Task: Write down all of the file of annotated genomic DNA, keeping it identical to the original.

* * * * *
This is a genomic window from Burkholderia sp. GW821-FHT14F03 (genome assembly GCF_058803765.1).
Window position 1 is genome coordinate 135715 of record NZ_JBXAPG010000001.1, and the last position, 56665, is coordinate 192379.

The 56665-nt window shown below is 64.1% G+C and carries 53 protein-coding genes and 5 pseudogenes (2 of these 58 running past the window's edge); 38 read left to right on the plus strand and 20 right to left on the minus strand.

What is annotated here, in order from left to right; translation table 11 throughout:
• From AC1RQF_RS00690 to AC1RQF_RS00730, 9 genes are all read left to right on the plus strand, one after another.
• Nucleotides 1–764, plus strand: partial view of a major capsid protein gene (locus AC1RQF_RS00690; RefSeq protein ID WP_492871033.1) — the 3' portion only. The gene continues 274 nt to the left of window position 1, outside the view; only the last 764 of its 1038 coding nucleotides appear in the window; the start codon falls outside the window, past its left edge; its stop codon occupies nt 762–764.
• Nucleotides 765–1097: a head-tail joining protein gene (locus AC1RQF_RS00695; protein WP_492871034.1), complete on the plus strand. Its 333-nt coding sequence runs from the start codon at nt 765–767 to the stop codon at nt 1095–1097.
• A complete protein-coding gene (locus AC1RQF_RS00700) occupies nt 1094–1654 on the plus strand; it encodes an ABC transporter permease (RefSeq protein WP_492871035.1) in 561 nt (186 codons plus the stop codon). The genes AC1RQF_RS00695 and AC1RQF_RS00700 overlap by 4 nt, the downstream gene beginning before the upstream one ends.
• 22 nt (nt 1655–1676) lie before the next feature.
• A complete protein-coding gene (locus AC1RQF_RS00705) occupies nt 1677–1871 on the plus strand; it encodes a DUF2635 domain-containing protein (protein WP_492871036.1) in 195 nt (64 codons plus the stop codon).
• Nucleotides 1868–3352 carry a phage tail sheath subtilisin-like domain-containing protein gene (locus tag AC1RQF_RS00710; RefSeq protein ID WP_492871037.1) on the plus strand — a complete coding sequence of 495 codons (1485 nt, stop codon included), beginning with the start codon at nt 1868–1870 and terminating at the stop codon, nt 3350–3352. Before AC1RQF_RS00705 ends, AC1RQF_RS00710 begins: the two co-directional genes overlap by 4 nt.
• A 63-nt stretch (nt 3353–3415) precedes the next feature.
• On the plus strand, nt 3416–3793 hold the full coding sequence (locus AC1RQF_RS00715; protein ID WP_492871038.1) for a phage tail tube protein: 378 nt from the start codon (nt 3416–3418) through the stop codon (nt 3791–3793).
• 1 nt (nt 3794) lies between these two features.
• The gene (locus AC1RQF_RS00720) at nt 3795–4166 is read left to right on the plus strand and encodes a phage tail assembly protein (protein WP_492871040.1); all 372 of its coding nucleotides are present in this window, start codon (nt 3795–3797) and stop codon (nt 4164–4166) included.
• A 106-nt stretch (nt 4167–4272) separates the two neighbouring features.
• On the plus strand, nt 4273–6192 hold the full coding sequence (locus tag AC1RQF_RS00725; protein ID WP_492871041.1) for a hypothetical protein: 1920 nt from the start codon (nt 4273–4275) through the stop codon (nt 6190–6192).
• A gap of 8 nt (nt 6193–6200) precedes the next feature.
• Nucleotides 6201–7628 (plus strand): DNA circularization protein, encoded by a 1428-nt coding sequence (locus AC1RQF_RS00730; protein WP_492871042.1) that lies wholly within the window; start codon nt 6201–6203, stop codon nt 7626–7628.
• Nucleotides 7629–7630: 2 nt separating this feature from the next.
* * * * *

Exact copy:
This is a genomic window from Burkholderia sp. GW821-FHT14F03 (genome assembly GCF_058803765.1).
Window position 1 is genome coordinate 135715 of record NZ_JBXAPG010000001.1, and the last position, 56665, is coordinate 192379.

The 56665-nt window shown below is 64.1% G+C and carries 53 protein-coding genes and 5 pseudogenes (2 of these 58 running past the window's edge); 38 read left to right on the plus strand and 20 right to left on the minus strand.

What is annotated here, in order from left to right; translation table 11 throughout:
• From AC1RQF_RS00690 to AC1RQF_RS00730, 9 genes are all read left to right on the plus strand, one after another.
• Nucleotides 1–764, plus strand: partial view of a major capsid protein gene (locus AC1RQF_RS00690; RefSeq protein ID WP_492871033.1) — the 3' portion only. The gene continues 274 nt to the left of window position 1, outside the view; only the last 764 of its 1038 coding nucleotides appear in the window; the start codon falls outside the window, past its left edge; its stop codon occupies nt 762–764.
• Nucleotides 765–1097: a head-tail joining protein gene (locus AC1RQF_RS00695; protein WP_492871034.1), complete on the plus strand. Its 333-nt coding sequence runs from the start codon at nt 765–767 to the stop codon at nt 1095–1097.
• A complete protein-coding gene (locus AC1RQF_RS00700) occupies nt 1094–1654 on the plus strand; it encodes an ABC transporter permease (RefSeq protein WP_492871035.1) in 561 nt (186 codons plus the stop codon). The genes AC1RQF_RS00695 and AC1RQF_RS00700 overlap by 4 nt, the downstream gene beginning before the upstream one ends.
• 22 nt (nt 1655–1676) lie before the next feature.
• A complete protein-coding gene (locus AC1RQF_RS00705) occupies nt 1677–1871 on the plus strand; it encodes a DUF2635 domain-containing protein (protein WP_492871036.1) in 195 nt (64 codons plus the stop codon).
• Nucleotides 1868–3352 carry a phage tail sheath subtilisin-like domain-containing protein gene (locus tag AC1RQF_RS00710; RefSeq protein ID WP_492871037.1) on the plus strand — a complete coding sequence of 495 codons (1485 nt, stop codon included), beginning with the start codon at nt 1868–1870 and terminating at the stop codon, nt 3350–3352. Before AC1RQF_RS00705 ends, AC1RQF_RS00710 begins: the two co-directional genes overlap by 4 nt.
• A 63-nt stretch (nt 3353–3415) precedes the next feature.
• On the plus strand, nt 3416–3793 hold the full coding sequence (locus AC1RQF_RS00715; protein ID WP_492871038.1) for a phage tail tube protein: 378 nt from the start codon (nt 3416–3418) through the stop codon (nt 3791–3793).
• 1 nt (nt 3794) lies between these two features.
• The gene (locus AC1RQF_RS00720) at nt 3795–4166 is read left to right on the plus strand and encodes a phage tail assembly protein (protein WP_492871040.1); all 372 of its coding nucleotides are present in this window, start codon (nt 3795–3797) and stop codon (nt 4164–4166) included.
• A 106-nt stretch (nt 4167–4272) separates the two neighbouring features.
• On the plus strand, nt 4273–6192 hold the full coding sequence (locus tag AC1RQF_RS00725; protein ID WP_492871041.1) for a hypothetical protein: 1920 nt from the start codon (nt 4273–4275) through the stop codon (nt 6190–6192).
• A gap of 8 nt (nt 6193–6200) precedes the next feature.
• Nucleotides 6201–7628 (plus strand): DNA circularization protein, encoded by a 1428-nt coding sequence (locus AC1RQF_RS00730; protein WP_492871042.1) that lies wholly within the window; start codon nt 6201–6203, stop codon nt 7626–7628.
• Nucleotides 7629–7630: 2 nt separating this feature from the next.